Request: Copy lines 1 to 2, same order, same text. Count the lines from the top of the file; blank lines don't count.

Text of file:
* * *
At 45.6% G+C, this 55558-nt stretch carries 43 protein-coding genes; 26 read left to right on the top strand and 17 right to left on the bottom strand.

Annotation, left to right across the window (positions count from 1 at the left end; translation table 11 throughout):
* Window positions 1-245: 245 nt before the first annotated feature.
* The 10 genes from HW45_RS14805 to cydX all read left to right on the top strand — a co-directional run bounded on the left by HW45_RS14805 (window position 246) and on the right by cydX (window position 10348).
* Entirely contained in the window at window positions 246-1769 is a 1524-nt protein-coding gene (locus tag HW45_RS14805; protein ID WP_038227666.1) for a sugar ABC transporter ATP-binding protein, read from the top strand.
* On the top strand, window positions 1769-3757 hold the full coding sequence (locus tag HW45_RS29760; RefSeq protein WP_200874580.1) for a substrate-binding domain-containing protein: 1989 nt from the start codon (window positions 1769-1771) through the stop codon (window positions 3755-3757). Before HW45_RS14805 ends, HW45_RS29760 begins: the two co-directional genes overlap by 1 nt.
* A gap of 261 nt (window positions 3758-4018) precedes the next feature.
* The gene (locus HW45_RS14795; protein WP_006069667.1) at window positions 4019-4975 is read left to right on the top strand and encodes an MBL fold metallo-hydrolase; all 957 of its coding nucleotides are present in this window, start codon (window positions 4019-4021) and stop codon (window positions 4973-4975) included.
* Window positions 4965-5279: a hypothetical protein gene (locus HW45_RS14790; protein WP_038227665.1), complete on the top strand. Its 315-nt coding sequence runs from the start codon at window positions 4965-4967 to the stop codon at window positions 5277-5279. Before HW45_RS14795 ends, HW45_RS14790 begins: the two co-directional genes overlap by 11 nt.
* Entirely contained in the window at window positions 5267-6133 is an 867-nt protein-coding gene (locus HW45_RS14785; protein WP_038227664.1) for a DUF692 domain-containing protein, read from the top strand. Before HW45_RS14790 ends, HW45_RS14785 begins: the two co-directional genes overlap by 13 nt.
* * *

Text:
At 45.6% G+C, this 55558-nt stretch carries 43 protein-coding genes; 26 read left to right on the top strand and 17 right to left on the bottom strand.

Annotation, left to right across the window (positions count from 1 at the left end; translation table 11 throughout):